2022 Global Food Policy Report: Climate Change and Food Systems


This report was published by the International Food Policy Research Institute (IFPRI) on May 12, 2022. IFPRI, based in Washington D. C., USA, is a research centre working towards reducing poverty, hunger and malnutrition across the globe.

The 2022 Global Food Policy Report is the eleventh edition of IFPRI’s annual Global Food Policy series, begun in the year 2011. This report studies the impact of climate change on food systems across various stages of production, distribution and consumption. Climate change is expected to severely impact food systems by the year 2050, the report states. This is likely to worsen the existing levels of hunger, malnutrition and poverty across the globe. In light of this, the report recommends policy actions to build resilient and sustainable food systems which can withstand the worsening effects of climate change.

The 189-page document contains 12 chapters: Climate Change and Food Systems (Chapter 1); Repurposing Agricultural Support (Chapter 2); Trade and Climate Change (Chapter 3); Research for the Future (Chapter 4); Climate Finance (Chapter 5); Social Protection (Chapter 6); Landscape Governance (Chapter 7); Nutrition and Climate Change (Chapter 8); Rural Clean Energy Access (Chapter 9); Bio-innovations (Chapter 10); Food Value Chains (Chapter 11); and Digital Innovations (Chapter 12).


  1. Climate change and its economic, social and political effects will make ending world hunger by the year 2050 impossible, the report notes. Extreme weather events, regional upheavals and global crises such as pandemics and wars will only worsen the situation.

  2. Despite being the largest employer in the world, food systems have negatively impacted the environment by deteriorating water resources and resulting in the loss of habitat and biodiversity. In 2019, food systems accounted for around 34 per cent of the total anthropogenic greenhouse gas emissions, the report notes.

  3. As much as two-thirds of emissions from food system arise from agriculture, forestry, and other forms of land use – collectively referred to as AFOLU – which must be transformed to adapt to climate change. This sector can be used to draw more greenhouse gases out of the atmosphere than it produces, making it a ‘net emissions sink’.

  4. By 2050, levels of global food production will need to increase by at least 60 per cent over levels noted in 2005-07 to meet the projected needs. Investing in agricultural research, development and rural infrastructure will aid in reducing hunger and meeting these demands, the report notes. This, in turn, will help in building sustainable and efficient food systems.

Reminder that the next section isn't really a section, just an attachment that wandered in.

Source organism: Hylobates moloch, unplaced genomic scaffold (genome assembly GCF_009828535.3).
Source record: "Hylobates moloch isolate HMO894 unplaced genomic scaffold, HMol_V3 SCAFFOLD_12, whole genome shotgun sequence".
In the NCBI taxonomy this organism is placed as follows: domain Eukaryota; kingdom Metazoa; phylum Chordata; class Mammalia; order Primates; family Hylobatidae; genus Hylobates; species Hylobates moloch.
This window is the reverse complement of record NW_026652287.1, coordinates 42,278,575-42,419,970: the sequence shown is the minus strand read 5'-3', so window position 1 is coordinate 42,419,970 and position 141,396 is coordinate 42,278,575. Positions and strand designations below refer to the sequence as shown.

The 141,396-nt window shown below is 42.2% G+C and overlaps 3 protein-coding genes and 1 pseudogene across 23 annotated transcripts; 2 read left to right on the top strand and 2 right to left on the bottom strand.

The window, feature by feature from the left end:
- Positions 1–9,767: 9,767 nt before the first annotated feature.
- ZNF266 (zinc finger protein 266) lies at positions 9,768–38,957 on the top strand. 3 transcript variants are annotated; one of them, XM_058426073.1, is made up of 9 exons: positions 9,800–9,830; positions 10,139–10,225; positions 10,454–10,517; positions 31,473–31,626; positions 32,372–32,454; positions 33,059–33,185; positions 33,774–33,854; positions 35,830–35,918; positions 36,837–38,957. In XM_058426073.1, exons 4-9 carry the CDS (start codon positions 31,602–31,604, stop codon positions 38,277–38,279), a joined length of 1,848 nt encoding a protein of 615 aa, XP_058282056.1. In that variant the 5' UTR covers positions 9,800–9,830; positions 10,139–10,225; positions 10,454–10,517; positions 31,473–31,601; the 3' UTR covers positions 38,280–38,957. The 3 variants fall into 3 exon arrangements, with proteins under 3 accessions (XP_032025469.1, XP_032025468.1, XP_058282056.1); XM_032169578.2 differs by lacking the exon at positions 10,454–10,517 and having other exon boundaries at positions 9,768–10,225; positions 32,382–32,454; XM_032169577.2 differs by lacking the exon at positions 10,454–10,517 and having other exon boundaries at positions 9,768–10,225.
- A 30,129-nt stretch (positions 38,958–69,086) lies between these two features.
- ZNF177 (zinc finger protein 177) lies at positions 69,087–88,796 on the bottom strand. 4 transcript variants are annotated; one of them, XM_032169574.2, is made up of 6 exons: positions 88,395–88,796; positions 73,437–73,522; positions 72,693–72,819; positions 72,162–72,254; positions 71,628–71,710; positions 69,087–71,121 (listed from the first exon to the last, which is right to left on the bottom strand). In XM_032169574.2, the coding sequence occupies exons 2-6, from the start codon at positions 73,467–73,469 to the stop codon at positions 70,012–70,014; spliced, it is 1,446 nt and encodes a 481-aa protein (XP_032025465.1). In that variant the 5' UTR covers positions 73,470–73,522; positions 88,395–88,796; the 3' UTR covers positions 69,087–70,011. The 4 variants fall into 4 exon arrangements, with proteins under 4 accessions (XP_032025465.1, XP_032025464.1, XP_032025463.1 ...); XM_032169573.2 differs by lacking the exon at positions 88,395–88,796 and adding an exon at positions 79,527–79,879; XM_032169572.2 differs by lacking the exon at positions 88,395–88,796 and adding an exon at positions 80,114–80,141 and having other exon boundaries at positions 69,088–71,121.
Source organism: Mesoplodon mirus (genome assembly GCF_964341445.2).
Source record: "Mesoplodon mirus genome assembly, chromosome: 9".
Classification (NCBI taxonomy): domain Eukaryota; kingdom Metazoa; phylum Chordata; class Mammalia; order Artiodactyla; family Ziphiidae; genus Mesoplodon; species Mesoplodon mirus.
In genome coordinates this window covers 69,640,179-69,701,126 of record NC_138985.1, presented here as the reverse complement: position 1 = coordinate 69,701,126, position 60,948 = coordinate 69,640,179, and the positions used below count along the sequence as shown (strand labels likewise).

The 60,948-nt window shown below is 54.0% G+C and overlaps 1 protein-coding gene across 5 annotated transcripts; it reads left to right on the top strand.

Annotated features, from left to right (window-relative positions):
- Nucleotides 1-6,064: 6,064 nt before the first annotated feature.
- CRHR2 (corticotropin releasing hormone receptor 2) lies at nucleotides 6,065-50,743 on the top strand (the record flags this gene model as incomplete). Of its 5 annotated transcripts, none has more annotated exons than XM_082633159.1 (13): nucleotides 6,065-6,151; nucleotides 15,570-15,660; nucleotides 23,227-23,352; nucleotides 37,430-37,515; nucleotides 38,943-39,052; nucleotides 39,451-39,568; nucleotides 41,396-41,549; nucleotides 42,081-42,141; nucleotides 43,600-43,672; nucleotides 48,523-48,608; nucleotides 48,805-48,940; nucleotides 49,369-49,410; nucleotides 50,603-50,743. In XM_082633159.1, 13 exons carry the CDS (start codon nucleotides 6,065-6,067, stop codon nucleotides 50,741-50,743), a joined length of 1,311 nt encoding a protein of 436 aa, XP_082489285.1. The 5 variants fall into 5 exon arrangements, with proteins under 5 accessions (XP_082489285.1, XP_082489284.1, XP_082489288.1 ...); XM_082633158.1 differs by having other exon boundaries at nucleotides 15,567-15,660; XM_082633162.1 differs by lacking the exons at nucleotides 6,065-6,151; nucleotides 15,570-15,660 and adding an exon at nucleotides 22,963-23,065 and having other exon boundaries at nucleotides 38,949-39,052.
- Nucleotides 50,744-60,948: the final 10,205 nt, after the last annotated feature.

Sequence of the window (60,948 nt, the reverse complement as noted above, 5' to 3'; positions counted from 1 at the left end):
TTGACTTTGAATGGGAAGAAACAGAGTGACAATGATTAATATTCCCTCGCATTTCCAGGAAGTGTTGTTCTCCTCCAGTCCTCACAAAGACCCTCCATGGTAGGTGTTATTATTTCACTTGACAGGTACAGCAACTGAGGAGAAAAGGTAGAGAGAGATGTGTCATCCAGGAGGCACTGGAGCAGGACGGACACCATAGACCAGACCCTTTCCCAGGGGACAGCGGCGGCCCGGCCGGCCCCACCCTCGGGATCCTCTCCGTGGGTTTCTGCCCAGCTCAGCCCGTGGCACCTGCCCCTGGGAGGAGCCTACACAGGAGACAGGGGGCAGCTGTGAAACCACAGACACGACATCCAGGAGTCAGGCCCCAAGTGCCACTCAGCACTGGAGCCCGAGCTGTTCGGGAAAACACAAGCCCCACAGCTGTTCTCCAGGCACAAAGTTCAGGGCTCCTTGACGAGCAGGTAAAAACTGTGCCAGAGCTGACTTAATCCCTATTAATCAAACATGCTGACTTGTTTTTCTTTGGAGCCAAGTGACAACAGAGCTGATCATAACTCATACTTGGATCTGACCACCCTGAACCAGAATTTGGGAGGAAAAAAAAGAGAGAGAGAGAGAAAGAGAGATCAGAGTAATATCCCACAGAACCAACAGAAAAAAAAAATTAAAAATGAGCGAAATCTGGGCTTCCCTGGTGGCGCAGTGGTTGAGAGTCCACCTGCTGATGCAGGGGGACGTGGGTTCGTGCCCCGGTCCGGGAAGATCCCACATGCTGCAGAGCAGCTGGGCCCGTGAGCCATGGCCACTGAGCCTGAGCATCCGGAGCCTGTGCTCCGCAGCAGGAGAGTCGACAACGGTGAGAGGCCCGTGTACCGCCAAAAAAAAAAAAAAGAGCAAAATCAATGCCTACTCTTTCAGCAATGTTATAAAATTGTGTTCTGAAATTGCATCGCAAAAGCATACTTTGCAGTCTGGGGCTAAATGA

5. The report states that low- and middle-income countries made up almost 60 per cent of total global spending on agricultural research as of 2016. More than half of this number was contributed by China, India and Brazil.

  6. Investment by the private sector in agricultural research focuses on a small number of commodities such as cereals, soybeans, meat and cotton, the report notes. Such investment often neglect commodities which are “economically and nutritionally important” in low- and middle-income countries. Thus, the report recommends increased public sector investment in agricultural research.

  7. The report advocates for the adoption of ‘climate-smart’ policies – like producing new crop varieties and developing seed distribution systems – to mitigate the impact of climate change. It also advocates for the liberalisation of agri-food trade. It presents liberalisation of trade (through a reduction in tariffs, for instance) as a safeguard against food insecurity in developing countries

  8. Extreme weather events coupled with erratic or prolonged heat and rainfall cause large losses in crops. The report notes that farmers’ access to mobile phones and the internet helps them manage climate crises better. However, globally less than 40 per cent of farmers working in small farms (less than one hectare) have mobile internet connections

  9. The report recommends the use of clean sustainable energy for agriculture in rural areas. It also encourages the use of ‘genome-edited’ crops which can easily adapt to the changing climate.

  10. More than 50 per cent of Africa’s population is dependent on rainfed agriculture (dependant on rainfall for water), which is extremely likely to be impacted by climate change.

  11. For South, East and South-east Asia the report recommends policy actions such as subsidies on fertilisers. The report also suggests diversification of crops by switching from the production of a single crop to a combination of region-specific crops. It recommends setting up comprehensive and more equitable public programmes to transform food systems in the region.

    Focus and Factoids by Akshita Hazarika.

    PARI Library's health archive project is part of an initiative supported by the Azim Premji University to develop a free-access repository of health-related reports relevant to rural India.


International Food Policy Research Institute, USA


International Food Policy Research Institute, USA


12 May, 2022